Overpriced Dolls. A Rite of Passage?
Grandma indoctrinates my little girl into the world of American Girl dolls.
Lately I’ve been wanting to bottle my daughter. Or freeze her. Or stop feeding her. Whatever it takes to stop her from growing and keep her this age forever.
Nina Bean is super tall for her age. I’m talking the 99th percentile among 6 year-olds for height. In other words, she looks like a 3rd grader.
It’s a challenge to find my girlie girl the dresses and skirts she still loves to wear, let alone anything that isn’t hootchie. All they ever seem to have in her size are skinny jeans, daisy dukes and halter tops. What is up with all the big girl clothes looking like they come with a stripper pole?
Girls today are growing up so fast. Getting cell phones at age 10, wearing make-up at 11, and getting their belly buttons pierced at 13. I am not looking forward to any of it.
Already, in many ways, my little kindergartner is eager to be Ms. Gosh Darn Independent. Everything is “I don’t need your help”, “I can do that myself” and “Can I pleeeeease wear lipstick?” She even wants to help me cook and fold laundry. (Lucky me).
With her height and impatience to grow up, it’s sometimes hard to remember she’s still a little girl. That’s why this year when my mom asked if Nina was ready for to the American Girl store, I finally said yes. Better do it now before she starts texting while walking.
For those of you who haven’t drunk the overpriced Kool-aid, American Girl dolls are stupid expensive. Like, more than some people in third world countries make in a week. More than I make some weeks. How much are we talking? If you have to ask, you probably (like me) have to get a grandparent or godparent to fund it.
My mom has been wanting to bring Nina to American Girl Place since she was born.
“Is she ready this year?”
“No, Mom. She can’t even walk yet. And she’s still smaller than the doll.”
“Is she ready this year?”
“No, Mom. She just cut off all her Little Mommy doll’s hair and did its make-up with a Sharpie.”
Obviously, even at age 6, I am wary of putting such an expensive item in my bull-in-a-china-shop girl’s hands. And I really don’t endorse that level of spoiling. But when the same woman who bought me supermarket sneakers and refused to spring for Sasson jeans wants to open her wallet wide for my daughter, I absolutely acquiesce. By all means, let the bleeding begin.
For my mom, the American Girl Doll thing is a tradition. She took her first granddaughter to the NYC store a decade ago, back when Kit and all those historical dolls were all the rage. Year after year, she treated Nicole to dolls, outfits, even meals in the American Girl Place cafe. Grandma was determined to do the same for her last granddaughter.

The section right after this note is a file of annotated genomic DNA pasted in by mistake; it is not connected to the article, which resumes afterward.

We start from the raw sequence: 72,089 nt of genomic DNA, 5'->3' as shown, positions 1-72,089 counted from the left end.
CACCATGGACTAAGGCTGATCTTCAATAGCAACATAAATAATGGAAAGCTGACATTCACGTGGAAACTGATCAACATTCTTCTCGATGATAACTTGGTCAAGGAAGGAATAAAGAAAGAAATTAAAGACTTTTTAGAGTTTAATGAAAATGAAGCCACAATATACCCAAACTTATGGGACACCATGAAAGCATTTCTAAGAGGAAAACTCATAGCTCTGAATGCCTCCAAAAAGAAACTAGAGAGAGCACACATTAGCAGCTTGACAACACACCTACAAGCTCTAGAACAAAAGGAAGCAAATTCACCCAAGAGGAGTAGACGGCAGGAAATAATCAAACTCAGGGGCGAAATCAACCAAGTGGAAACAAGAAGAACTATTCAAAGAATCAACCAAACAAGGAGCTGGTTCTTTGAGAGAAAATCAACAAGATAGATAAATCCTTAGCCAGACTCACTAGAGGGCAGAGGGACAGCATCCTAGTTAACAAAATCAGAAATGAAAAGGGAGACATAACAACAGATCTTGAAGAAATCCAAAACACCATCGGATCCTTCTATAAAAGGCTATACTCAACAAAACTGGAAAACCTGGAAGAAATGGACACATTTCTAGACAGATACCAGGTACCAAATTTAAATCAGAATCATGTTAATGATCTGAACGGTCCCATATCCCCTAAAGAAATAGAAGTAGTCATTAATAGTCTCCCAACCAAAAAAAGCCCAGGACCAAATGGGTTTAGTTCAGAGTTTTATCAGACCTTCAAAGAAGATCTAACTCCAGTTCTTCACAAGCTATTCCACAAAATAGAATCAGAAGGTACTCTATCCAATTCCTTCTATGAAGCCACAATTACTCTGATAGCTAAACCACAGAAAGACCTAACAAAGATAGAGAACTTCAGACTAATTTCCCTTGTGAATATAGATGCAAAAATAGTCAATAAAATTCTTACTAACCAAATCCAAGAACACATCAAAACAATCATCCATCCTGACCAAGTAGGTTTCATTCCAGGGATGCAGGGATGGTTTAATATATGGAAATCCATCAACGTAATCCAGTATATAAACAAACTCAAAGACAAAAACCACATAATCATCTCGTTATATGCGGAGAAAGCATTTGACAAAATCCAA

To my absolute delight, and Grandma’s, my 14-year old niece Nicole came with us for Nina’s inaugural trip to this three-story doll mecca. And, as those two veterans promised, Nina and I had never seen anything like this in our entire lives.
Shelves and shelves filled with dolls and their accessories –- including pianos, ponies and full kitchens -- not to mention all the clothing. They even sell matching big-girl outfits so you can dress like your doll. There’s a salon where you can get your doll’s hair done and her ears pierced, and, of course, a doll hospital that does “everything from a general cleaning to “major surgery.”
It would be super easy for me to make fun of this whole thing on so many levels.
“Choose the doll that’s just right for you!”
“Bring your doll to brunch!”
“Let one of our stylists treat your doll to a new ‘do!”
I could call it a scam. A rip-off. Even downright creepy.
But my darling, way-too-tall but inside still-small little girl absolutely loved it. With the help of her big but inside still-a-little girl cousin, Nina picked out a doll that looked just like her -- and decided to name her Mina. They got matching pajamas, complete with fuzzy dog slippers, and, for Mina, a skateboard. (Did I mention Nina’s not only girlie but also a tomboy?)
Then, Grandma treated us all to dinner at the American Girl Café, which I again was fully expecting to laugh at. After all, it has a changing station outside so you can dress your doll for dinner. Really?
But inside, the restaurant was adorable. All flowers and pink with chic black and white. High chairs for the dolls, and Mina even got her own tiny doll teacup. My niece “borrowed” one of the loaner dolls the restaurant makes available to dine with unaccompanied guests, and we got our menus.
Again, surprise! It wasn’t just a chicken-finger fest. To start, they brought us warm cinnamon rolls, dips and chicken salad in pastry cups. So grown-up! And, woo-hoo, Grandma and I got mimosas!
Over a leisurely and delightful dinner, three generations of American girls chatted about so many things while the dolls listened in silence. Grandma was in her glory and I understood why she wanted to do this. Sure it’s pricey. Sure, she’ll be eating cat food the rest of the year. But experiences like these make lifelong memories.
I can’t freeze my daughter at age six forever. Nor can I keep my niece from finishing high school and heading off to college. But I can bottle these moments I spend with these big little girls before they’re fully grown.
And maybe someday I’ll carry on Grandma’s tradition by taking Nina’s daughter to the American Girl store. I’d better start saving for it now.